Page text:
2 Platter, 24 in. (61 cm) in diameter, stoneware, slip decoration, salt fired to cone 12, gold luster. Photo: Nigel Atkins.

3 Pitcher, 18½ in. (47 cm) in length, stoneware, slip decoration, salt fired to cone 12, gold luster. Photo: Nigel Atkins.

Work in Constant Evolution

Nigel has created a gallery that exhibits world-class French and international ceramic artists, in addition to a boutique where numerous European artists are represented. Combining their talents, they have created a contemporary ceramics center that offers the world an extraordinary variety of ceramic art.

Suzy’s salt-glazed work is known for painterly effects with gold lusters. Her forms and designs are functionally oriented and large in scale, but evolve constantly. She began a line of functional ware in 1977 and has employed other potters (over 60 apprentices through the years) for its production. These pieces are direct and strong in form. Today her son, Kélian, now throws and develops much of the line with the assistance of another potter. On average, between 5000–8000 pieces of this production line are created per year.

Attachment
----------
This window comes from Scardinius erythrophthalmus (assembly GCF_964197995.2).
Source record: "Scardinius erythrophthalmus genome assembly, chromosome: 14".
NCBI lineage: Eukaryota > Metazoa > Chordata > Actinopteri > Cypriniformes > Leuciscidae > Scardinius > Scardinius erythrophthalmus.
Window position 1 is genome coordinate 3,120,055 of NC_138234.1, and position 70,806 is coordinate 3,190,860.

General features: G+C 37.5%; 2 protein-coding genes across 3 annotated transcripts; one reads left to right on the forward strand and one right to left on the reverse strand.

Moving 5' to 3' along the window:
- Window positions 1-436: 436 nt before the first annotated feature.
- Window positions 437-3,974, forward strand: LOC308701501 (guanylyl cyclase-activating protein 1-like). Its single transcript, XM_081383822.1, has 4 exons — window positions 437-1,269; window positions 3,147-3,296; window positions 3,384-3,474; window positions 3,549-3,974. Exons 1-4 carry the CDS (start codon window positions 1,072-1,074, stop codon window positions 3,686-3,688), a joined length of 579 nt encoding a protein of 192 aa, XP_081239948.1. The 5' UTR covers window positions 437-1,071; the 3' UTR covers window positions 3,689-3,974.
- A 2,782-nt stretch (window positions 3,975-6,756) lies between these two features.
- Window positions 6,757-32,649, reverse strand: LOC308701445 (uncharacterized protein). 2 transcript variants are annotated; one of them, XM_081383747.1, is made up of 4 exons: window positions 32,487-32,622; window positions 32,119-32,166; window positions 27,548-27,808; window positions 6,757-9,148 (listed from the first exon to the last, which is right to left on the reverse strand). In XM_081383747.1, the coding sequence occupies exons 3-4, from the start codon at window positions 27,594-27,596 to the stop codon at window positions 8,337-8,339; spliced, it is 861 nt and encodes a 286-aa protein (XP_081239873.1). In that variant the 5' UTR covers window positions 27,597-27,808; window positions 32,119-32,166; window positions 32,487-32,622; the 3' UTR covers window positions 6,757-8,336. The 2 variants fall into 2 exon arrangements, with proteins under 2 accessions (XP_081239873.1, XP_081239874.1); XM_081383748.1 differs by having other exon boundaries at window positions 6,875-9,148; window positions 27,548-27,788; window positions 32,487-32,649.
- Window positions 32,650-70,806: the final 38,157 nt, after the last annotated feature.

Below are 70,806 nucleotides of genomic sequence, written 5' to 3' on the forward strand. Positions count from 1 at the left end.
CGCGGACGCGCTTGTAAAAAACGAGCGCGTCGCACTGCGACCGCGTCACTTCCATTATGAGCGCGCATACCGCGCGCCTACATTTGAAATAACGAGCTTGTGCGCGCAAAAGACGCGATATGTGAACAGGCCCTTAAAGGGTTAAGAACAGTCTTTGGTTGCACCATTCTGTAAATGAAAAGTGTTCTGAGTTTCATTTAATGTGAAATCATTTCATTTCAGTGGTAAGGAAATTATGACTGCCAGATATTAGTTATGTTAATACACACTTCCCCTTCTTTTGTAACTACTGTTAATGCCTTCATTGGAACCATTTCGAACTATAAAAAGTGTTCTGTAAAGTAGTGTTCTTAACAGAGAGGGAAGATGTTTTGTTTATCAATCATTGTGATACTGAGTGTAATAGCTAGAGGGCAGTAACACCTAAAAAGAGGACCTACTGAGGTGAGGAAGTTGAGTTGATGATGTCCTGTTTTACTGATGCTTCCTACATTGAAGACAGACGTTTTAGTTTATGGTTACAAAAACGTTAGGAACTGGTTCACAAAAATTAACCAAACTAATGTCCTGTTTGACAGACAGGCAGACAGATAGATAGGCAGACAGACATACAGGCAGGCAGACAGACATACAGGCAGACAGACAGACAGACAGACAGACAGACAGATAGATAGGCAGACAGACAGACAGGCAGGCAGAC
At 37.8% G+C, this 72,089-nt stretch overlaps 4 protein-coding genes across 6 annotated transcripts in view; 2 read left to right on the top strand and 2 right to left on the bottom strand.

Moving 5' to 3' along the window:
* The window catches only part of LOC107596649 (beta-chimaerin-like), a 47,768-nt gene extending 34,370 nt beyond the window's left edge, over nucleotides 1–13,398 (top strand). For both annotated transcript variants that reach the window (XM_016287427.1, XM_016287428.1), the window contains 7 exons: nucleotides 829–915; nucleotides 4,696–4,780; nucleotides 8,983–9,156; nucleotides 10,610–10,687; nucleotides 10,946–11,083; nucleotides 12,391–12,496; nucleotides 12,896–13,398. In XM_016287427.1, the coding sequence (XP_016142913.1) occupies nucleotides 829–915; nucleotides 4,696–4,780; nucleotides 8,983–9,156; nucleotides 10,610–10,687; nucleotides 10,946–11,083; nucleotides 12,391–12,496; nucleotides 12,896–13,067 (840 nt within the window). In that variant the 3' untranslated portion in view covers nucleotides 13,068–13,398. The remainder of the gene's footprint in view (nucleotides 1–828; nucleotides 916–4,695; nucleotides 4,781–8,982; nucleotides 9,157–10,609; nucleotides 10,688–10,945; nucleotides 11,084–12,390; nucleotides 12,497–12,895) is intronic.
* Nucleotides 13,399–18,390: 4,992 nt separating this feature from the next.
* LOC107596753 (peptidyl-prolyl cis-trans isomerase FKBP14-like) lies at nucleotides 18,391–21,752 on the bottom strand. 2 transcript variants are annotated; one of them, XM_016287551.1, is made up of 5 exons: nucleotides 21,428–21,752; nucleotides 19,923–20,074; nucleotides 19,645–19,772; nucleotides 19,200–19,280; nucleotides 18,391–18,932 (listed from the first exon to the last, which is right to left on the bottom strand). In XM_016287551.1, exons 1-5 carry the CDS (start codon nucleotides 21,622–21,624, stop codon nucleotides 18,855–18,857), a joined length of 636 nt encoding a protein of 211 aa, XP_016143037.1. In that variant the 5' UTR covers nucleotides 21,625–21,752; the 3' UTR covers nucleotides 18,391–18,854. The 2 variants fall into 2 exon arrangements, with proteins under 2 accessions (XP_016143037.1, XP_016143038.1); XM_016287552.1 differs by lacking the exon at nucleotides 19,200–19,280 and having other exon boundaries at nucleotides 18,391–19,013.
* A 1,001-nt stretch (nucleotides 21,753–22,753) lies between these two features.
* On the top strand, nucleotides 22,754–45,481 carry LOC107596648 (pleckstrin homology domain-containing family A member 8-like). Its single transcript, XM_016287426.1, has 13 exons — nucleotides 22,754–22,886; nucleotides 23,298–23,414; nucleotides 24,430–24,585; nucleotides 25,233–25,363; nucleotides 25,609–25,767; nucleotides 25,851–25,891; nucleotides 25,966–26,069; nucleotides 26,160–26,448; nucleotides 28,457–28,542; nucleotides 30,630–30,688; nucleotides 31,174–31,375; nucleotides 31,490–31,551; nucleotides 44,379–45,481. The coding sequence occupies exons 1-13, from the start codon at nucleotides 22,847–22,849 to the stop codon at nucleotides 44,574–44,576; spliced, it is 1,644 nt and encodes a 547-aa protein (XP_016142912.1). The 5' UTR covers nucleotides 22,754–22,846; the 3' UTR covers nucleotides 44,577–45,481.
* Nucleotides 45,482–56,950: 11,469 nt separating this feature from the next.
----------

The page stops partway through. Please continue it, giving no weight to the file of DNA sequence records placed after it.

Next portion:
4 View of the salt kiln.

Suzy herself is a marvel of energy and a creative force, and her work explodes with a similar vitality. The manner in which she uses the gold brings life to the pieces, as if they will start to dance. The large-scale pitchers are sculpted. She fires her greenware pots to cone 12 (2408°F, 1320°C), in a salt kiln designed by Nigel. She created a unique method of protecting her kiln shelves by applying a creamy refractory slip over them (see recipe below). This saves time in loading the kiln, and prevents warping and other faults that can happen with salt firing. The second firing is for the gold luster, which is fired in an electric kiln.

5 Le Don du Fel’s exhibition gallery.

6 Platter, 23 in. (58 cm) in diameter, stoneware, slip decoration, salt fired to cone 12, gold luster. Photo: Nigel Atkins.

Achievements and National Publicity